Laurent Bernard, an intern at HSBC Holdings in Paris, recalls his U.S. Internet experience in 2008, the year he moved to New York City as a student.
"I noticed right away that the Internet was slower," said Bernard, 24. "The most annoying thing was the time it took for each Web page to load on the screen. In France, it's pretty much instantaneous."
After ranking third in the world a decade ago, the United States has dropped to 15th in the proportion of citizens receiving fast Web service, or broadband, according to the Organization for Economic Cooperation and Development.
South Korea, Iceland and Germany are among the countries that ranked higher in 2009, the Paris-based group says. Connections were both faster and cheaper in 12 countries, including Hungary and Denmark.
"We are not on the Olympic podium when it comes to broadband," said Federal Communications Commission Chairman Julius Genachowski. "Other countries are not standing still, and neither should we."
The FCC under Genachowski is proposing to spend $16 billion in the next decade to close the gap. By boosting wireless service, shifting federal subsidies and encouraging investment, the FCC National Broadband Plan aims to give 100 million homes the same connection speeds available today in Portugal and Japan.
Internet access has triggered policy debates worldwide. Delegates at a United Nations conference that continues through Friday in Hyderabad, India, are discussing ways to increase Web use in the developing world, where home Internet availability is one-fifth that of rich nations.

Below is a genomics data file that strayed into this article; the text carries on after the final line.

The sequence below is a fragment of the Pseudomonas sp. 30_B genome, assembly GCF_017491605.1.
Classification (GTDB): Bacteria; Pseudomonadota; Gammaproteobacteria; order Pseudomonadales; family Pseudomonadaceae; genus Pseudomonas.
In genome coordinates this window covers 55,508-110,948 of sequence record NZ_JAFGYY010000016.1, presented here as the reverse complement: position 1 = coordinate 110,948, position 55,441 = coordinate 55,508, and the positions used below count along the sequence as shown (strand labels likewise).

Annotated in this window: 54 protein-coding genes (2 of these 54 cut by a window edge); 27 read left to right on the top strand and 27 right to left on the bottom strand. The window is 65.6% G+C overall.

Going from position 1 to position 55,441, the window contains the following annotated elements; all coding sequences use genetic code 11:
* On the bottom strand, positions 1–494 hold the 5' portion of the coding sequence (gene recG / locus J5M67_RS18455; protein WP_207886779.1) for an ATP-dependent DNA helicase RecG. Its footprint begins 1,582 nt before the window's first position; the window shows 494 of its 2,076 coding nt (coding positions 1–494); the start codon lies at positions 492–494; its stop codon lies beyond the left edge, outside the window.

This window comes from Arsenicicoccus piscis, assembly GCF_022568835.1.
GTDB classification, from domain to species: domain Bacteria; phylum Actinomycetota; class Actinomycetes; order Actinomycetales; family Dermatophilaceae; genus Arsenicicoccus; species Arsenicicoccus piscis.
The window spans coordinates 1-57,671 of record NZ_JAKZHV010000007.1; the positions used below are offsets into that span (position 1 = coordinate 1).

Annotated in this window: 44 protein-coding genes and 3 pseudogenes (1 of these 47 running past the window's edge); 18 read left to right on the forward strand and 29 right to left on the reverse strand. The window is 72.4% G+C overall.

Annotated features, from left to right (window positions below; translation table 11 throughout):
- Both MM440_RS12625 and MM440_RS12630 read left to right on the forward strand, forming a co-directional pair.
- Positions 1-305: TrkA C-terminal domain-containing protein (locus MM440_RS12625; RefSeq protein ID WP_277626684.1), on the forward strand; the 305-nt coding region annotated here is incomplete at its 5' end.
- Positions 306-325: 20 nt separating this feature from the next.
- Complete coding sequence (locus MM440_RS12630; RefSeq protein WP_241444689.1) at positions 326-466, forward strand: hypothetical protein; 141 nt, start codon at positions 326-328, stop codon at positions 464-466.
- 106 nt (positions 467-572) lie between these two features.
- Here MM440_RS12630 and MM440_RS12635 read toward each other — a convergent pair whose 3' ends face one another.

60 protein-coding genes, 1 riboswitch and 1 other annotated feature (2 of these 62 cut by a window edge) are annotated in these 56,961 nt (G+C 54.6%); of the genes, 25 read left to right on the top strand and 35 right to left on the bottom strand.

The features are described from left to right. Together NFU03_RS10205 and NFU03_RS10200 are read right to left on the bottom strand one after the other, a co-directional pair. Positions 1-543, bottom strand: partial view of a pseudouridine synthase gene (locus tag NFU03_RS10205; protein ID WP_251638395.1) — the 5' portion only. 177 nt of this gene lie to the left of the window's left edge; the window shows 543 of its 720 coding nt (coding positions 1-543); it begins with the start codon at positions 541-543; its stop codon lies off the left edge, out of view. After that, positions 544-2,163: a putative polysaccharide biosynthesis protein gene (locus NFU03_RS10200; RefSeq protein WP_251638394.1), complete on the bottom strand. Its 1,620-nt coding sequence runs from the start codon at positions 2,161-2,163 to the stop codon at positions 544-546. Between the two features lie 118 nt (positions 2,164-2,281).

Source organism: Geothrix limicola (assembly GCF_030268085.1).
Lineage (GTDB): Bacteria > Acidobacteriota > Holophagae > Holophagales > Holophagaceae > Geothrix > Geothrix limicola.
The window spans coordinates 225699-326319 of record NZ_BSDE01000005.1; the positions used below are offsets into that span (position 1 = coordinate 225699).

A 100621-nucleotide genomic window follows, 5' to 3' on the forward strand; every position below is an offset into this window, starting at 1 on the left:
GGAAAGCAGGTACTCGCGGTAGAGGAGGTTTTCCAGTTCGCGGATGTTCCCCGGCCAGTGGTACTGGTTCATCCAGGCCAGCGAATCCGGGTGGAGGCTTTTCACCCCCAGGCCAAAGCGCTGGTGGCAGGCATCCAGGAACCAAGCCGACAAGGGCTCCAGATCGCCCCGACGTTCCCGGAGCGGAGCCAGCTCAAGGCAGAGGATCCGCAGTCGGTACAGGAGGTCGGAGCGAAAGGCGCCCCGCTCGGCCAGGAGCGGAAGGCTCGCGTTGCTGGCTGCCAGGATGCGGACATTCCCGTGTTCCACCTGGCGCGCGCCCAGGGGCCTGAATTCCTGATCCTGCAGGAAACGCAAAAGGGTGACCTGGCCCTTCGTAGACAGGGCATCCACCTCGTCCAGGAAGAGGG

While an FCC survey released Tuesday found that 91 percent of U.S. consumers say they're satisfied with the speed of their Internet service, that may be because they lack a base of comparison. The same survey of 3,005 adults showed that four out of five don't know how fast their Web service is.
By some measures, the U.S. is lower than in the OECD survey. Speedtest.net, a Seattle-based service embraced by the FCC, last month found the U.S. ranked 29th of 178 countries in download speeds.
Countries that rank higher than the U.S. tend to be densely populated, use subsidies and promote computer use, said Robert Atkinson, president of the Washington-based Information Technology and Innovation Foundation, which studies innovation policy.
"The U.S. is behind because we're a big, spread-out country with lots of people who don't own computers," Atkinson said.
In France and elsewhere in Europe, "pretty intense competition" has led to lower prices, innovative services and fast connections, said Taylor Reynolds, a Paris-based economist with the OECD.
European regulators require France Telecom and other companies to lease lines to competitors, Reynolds said. Seven providers vie over the single line into his home west of Paris, where Internet downloads can be made at 20 megabits a second.
In the United States, where competitors lay their own lines to homes, the average broadband download speed is 4 megabits per second, according to the FCC.
The FCC in its National Broadband Plan issued March 16 doesn't call for adopting Europe's approach of forcing companies to share lines, an omission that "basically kicks the can down the road," said Yochai Benkler, a professor at Harvard Law School.